This is a character sheet page for a man's head. I've noted here: high zygomatics, bow upper lip, sharp philtrum, sharp mandible, wide nasio-labial furrow, heavy nodes, low, long mento-labial suculus, chin boss not prominent, aquiline nose, long upper eyelid, narrow, straight nostril wings, visible septum. Yes, Latin. My academy teacher would acknowledge us unless we learned and spoke it. What is more clear from this drawing is how this character begins to emerge. By the last drawing, I felt confident of being able to draw him. The greatest challenge in character drawing is keeping the character the same page after page when there is a tendency to exaggerate features more and more.
This is a character I have had to draw hundreds of times. The trick is to not make the characters in your books caricatures. This often happens with comic artists who make their characters with a few pen lines. After years, the lines tend to get exaggerated. I strongly suggest taking pictures of people for whom there are hundreds of photos and practice drawing them in all lighting and all expressions. Raol here, is a hodge-podge of several actors, one of whom is Tim Dalton above. You can see a slight resemblance to Dalton, but Raol is not really Dalton. In illustration, you rarely have time to work a character up and fix the mistakes. You must be able to "shorthand" the character so that they are recognizable in any Although my illustrations of Raol are not perfect, you can see the consistency. It's important to have ways to check to make sure that your character is not drifting or getting exaggerated.
Here is a sheet for another character, a bad guy. He is a ruthless man who sees that progress is bought with sacrifices. He is a social climber and a charmer. A military man, his weakness is vanity, ambition, and women. His racial background is Persian or Greek, so I used some Bollywood actors for some of his references. He appears the same in two worlds, so I had to make him modern and also make him ancient. He also ages in the stories from 20 to 60.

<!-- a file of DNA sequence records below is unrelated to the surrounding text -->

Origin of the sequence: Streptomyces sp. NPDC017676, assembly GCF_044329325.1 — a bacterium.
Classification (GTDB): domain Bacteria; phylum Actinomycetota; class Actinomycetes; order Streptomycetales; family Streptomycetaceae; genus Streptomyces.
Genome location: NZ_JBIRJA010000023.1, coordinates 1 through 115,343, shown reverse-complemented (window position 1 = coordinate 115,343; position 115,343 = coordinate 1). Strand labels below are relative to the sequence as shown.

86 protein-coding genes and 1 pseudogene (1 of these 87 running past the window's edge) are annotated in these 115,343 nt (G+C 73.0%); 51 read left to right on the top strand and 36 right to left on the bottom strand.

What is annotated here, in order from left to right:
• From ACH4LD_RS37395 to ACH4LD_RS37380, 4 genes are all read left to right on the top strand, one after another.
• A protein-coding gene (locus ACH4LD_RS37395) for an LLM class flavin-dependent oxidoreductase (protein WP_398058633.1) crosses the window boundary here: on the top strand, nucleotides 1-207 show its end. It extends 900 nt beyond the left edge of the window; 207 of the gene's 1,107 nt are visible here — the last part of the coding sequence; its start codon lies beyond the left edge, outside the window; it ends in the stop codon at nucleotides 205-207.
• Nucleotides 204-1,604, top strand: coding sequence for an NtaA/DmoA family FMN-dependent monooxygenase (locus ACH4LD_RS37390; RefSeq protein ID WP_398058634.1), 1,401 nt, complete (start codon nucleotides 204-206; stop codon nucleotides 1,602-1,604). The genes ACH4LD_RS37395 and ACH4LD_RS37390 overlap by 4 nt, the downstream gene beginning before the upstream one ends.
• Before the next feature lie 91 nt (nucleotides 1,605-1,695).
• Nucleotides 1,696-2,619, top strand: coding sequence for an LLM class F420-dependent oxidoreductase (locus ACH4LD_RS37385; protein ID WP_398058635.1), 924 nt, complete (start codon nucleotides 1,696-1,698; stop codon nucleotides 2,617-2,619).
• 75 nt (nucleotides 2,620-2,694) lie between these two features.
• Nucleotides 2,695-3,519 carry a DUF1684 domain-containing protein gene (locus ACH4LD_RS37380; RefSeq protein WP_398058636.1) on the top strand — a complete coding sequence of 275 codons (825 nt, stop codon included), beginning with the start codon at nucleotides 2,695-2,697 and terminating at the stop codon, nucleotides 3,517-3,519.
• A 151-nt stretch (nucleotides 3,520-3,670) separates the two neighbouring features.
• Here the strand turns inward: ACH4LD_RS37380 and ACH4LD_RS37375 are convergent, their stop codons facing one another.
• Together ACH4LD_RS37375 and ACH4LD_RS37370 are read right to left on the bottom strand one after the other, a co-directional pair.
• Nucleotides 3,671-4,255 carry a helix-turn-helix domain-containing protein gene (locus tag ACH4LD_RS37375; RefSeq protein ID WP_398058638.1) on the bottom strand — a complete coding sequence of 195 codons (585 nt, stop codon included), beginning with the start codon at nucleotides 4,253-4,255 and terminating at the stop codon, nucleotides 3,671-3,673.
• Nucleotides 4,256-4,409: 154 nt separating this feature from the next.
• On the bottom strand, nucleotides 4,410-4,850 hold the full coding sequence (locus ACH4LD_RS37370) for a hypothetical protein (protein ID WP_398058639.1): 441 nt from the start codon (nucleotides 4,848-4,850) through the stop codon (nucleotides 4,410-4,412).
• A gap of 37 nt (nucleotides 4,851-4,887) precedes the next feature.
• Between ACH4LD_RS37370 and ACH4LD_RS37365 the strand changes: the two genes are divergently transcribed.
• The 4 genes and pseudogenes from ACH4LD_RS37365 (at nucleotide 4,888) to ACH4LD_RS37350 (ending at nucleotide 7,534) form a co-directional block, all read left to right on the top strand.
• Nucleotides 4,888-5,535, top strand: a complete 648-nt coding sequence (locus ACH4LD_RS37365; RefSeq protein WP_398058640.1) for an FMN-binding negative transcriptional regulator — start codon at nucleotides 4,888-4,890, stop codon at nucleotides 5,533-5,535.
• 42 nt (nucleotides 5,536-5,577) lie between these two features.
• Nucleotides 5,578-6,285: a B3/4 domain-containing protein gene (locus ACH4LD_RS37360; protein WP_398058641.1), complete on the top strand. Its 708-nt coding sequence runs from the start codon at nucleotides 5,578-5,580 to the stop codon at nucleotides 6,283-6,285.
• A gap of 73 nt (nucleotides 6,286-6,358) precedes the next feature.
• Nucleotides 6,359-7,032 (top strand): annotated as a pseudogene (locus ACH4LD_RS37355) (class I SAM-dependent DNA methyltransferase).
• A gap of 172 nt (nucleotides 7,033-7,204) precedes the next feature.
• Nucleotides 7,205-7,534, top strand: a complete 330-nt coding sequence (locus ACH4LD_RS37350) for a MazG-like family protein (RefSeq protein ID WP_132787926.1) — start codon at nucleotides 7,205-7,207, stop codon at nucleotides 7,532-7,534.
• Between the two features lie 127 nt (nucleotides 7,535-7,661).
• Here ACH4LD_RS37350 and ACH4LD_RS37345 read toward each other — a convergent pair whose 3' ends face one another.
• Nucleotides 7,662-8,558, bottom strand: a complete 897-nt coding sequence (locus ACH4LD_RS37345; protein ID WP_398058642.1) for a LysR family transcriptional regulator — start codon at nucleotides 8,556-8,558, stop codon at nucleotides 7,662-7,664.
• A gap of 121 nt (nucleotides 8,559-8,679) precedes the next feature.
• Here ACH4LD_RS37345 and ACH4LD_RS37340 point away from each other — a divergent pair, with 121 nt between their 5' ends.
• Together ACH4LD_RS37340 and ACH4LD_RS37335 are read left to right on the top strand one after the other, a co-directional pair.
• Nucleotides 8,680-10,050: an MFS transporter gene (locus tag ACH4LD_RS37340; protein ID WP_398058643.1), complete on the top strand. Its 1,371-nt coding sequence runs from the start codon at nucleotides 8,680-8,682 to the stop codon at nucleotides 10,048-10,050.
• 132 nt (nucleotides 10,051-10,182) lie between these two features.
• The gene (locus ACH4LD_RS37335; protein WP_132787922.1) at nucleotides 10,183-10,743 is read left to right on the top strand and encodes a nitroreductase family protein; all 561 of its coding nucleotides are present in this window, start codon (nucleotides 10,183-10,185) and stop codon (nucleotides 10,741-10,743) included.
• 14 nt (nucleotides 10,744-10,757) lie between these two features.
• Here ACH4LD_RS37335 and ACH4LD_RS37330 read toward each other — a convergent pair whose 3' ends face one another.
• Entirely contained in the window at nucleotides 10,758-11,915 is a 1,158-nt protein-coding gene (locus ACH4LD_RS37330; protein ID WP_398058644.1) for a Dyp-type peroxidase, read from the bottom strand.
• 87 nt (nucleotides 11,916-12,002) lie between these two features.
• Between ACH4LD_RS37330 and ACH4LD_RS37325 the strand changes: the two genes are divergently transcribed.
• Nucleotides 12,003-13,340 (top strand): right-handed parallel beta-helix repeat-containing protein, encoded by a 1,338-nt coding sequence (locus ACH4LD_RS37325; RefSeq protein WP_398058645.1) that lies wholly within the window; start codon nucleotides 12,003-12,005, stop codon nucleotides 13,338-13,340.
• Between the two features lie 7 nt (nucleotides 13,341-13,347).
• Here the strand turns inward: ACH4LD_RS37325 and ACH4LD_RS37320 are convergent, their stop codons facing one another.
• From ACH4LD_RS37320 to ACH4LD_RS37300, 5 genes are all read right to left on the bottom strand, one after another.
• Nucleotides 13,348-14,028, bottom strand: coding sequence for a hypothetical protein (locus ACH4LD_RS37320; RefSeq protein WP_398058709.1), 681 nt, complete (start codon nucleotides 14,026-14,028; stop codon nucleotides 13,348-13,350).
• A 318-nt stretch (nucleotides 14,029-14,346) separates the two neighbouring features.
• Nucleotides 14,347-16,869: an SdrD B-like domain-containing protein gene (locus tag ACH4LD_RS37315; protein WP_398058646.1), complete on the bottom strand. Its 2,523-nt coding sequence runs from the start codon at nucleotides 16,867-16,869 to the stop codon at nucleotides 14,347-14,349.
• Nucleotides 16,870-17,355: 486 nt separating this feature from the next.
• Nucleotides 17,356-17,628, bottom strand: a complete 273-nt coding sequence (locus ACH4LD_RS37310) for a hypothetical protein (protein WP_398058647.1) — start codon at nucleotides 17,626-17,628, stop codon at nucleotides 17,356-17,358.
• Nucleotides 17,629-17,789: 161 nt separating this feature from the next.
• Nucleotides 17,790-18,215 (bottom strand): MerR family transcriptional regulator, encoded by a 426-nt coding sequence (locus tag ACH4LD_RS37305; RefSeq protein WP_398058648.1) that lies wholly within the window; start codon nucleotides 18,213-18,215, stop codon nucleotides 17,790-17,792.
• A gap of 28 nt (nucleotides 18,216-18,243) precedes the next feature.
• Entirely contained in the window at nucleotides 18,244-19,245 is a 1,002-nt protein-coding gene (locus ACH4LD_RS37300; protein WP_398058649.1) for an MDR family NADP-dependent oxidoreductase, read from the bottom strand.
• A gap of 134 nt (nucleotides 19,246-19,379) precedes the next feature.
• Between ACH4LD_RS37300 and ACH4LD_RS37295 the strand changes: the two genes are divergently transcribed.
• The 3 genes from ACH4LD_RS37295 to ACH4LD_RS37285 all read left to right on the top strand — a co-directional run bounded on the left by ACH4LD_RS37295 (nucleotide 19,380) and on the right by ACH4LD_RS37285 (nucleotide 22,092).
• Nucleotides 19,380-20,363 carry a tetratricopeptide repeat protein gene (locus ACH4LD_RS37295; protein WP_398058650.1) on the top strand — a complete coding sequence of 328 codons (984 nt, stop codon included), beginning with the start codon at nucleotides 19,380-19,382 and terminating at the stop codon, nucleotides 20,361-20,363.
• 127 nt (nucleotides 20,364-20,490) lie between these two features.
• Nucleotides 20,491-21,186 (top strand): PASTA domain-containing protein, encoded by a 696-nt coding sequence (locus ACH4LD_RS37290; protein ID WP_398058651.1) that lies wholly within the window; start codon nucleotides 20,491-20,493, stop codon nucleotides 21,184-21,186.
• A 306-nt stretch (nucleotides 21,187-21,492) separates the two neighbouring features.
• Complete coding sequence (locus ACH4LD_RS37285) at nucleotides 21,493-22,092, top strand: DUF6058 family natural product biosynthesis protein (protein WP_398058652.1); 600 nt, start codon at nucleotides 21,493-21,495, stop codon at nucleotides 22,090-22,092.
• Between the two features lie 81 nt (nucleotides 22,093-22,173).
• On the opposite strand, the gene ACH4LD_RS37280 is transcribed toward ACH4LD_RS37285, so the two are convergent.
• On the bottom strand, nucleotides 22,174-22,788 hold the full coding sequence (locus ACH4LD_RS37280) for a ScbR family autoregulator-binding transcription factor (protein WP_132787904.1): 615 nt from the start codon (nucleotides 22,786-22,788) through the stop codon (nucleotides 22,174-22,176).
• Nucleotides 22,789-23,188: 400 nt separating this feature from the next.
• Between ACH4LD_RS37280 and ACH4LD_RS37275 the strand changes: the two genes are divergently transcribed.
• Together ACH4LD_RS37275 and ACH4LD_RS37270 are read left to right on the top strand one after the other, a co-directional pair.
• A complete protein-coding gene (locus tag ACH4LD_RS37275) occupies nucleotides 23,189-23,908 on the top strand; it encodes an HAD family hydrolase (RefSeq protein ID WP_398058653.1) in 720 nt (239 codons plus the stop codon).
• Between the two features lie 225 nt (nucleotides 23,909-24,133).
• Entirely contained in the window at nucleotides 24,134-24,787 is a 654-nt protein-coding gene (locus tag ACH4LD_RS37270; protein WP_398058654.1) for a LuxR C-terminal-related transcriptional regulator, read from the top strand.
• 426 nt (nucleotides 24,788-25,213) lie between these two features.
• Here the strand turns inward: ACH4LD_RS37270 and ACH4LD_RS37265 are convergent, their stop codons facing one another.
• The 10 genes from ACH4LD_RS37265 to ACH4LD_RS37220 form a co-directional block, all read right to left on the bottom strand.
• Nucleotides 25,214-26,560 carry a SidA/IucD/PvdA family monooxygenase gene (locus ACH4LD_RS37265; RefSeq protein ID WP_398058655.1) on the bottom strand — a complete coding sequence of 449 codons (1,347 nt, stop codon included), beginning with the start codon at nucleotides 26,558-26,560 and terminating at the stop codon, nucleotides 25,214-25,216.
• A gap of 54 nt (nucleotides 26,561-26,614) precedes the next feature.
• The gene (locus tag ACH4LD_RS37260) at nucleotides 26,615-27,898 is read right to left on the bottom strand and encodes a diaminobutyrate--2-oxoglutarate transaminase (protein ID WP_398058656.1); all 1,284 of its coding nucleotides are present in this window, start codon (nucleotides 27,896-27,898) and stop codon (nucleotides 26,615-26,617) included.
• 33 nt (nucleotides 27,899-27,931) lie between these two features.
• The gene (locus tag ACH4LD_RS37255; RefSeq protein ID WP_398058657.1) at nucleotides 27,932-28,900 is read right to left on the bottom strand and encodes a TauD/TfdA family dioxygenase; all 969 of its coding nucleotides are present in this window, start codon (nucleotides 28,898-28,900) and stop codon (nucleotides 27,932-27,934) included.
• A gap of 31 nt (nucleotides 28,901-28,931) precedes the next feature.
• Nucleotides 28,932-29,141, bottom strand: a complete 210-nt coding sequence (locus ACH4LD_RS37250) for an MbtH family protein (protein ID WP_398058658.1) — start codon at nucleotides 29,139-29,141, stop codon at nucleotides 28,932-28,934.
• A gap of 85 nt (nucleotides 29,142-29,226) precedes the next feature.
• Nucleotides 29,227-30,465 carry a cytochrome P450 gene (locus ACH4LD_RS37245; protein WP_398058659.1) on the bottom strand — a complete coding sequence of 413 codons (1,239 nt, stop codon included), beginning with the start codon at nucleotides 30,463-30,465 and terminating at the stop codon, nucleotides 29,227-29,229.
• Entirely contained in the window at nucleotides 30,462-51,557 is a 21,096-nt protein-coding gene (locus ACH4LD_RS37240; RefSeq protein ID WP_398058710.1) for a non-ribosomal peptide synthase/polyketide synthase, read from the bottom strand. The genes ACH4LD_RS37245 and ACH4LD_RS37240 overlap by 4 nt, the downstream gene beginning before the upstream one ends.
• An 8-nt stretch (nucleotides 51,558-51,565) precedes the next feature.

One of my first attempts at a character is a portrait in macchia. This lends a reality to the character that I like. Here you can see many of the characteristics that define this man: the high iris indicating melancholia, the sensual mouth, but weaker chin, the well-arched brows and aquiline nose. Aquiline usually means beaked nose, but can also mean that the nose is high-bridged. His position here of looking through his brows indicates that he is holding something back, that will erupt inside of him. He is supposed to be a very intense character in a very different way from King Raol above.
My first attempt at a graphic novel did not work. I tried to do the work in pen, which did not lend itself to the fast drawing that I needed to do to put together 200 pages in as short a time as possible. (It now takes me about 7 months to draw 200 pages.) But it is interesting to see people's mistakes. Here you can see my drawings of Marsyas, trying to keep him consistent.
Here are various sketches from the books of Marsyas including his 1970 Earth persona. I have tried to keep a feeling of consistency of his personality as well as the consistency of features common to many men of the Middle East. It is important with aging a character to do so along personality lines. The young all look similar, yet their personalties are there to see behind the health and beauty. Even hair and beards have personality!